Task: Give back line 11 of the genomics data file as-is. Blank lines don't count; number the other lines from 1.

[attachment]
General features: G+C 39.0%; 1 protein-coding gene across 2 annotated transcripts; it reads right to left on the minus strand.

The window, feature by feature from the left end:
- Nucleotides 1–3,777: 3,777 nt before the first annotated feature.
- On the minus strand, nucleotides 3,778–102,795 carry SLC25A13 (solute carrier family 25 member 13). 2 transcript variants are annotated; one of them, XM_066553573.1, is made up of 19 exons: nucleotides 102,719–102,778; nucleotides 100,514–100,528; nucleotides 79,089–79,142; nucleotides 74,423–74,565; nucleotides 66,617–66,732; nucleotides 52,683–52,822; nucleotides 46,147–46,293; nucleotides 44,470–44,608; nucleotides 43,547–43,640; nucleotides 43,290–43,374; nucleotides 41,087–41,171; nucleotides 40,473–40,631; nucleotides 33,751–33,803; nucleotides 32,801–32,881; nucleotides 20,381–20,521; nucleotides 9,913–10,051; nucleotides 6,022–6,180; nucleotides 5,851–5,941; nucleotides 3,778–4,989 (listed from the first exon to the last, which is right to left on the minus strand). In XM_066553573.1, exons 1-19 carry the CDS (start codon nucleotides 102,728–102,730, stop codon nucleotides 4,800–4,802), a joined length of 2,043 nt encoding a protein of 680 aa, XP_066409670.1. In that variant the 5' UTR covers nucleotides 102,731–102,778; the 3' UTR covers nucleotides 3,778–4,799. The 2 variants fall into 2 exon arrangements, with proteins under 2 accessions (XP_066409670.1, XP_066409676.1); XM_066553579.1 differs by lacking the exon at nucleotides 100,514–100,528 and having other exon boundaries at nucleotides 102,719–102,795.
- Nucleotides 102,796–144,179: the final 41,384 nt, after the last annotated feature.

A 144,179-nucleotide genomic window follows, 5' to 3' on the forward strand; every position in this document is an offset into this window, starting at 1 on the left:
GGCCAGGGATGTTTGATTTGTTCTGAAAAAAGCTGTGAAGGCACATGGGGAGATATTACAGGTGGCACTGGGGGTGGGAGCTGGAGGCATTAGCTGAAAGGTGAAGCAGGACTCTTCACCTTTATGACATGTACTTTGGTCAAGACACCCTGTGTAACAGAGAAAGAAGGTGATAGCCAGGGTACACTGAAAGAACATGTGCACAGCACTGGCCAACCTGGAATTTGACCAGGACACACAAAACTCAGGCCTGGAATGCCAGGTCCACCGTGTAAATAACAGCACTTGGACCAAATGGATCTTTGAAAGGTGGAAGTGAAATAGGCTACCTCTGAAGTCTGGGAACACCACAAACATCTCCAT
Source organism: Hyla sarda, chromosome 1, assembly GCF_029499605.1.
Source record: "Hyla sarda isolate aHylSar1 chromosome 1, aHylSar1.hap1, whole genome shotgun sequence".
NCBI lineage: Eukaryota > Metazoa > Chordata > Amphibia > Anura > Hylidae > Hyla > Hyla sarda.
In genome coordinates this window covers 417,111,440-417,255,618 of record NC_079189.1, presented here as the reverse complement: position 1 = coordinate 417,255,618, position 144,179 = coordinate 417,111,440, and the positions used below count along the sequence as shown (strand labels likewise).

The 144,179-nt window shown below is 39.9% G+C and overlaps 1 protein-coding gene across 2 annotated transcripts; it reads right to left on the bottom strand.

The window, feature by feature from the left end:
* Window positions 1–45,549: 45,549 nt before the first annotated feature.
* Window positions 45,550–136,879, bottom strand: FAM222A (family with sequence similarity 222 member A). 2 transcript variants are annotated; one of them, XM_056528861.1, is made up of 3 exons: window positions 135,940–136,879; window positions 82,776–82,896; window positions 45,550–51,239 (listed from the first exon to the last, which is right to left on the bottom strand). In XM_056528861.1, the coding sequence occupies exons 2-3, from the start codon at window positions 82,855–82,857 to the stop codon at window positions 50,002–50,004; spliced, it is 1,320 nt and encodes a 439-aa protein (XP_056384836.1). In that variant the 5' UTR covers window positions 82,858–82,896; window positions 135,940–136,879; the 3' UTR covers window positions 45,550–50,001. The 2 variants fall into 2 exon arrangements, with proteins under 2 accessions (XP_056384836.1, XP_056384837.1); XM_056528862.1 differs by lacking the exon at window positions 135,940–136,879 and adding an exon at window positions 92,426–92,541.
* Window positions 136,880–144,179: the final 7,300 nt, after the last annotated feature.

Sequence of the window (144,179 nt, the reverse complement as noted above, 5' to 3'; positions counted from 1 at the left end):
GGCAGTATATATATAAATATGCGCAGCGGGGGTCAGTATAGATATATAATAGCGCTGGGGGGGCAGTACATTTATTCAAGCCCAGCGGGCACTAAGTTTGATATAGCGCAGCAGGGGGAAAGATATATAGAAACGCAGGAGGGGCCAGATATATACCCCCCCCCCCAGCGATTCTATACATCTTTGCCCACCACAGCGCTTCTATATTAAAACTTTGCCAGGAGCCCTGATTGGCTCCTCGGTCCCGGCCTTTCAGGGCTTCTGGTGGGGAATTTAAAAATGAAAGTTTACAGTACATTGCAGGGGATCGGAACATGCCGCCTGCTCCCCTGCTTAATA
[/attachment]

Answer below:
In genome coordinates this window covers 417,111,440-417,255,618 of record NC_079189.1, presented here as the reverse complement: position 1 = coordinate 417,255,618, position 144,179 = coordinate 417,111,440, and the positions used below count along the sequence as shown (strand labels likewise).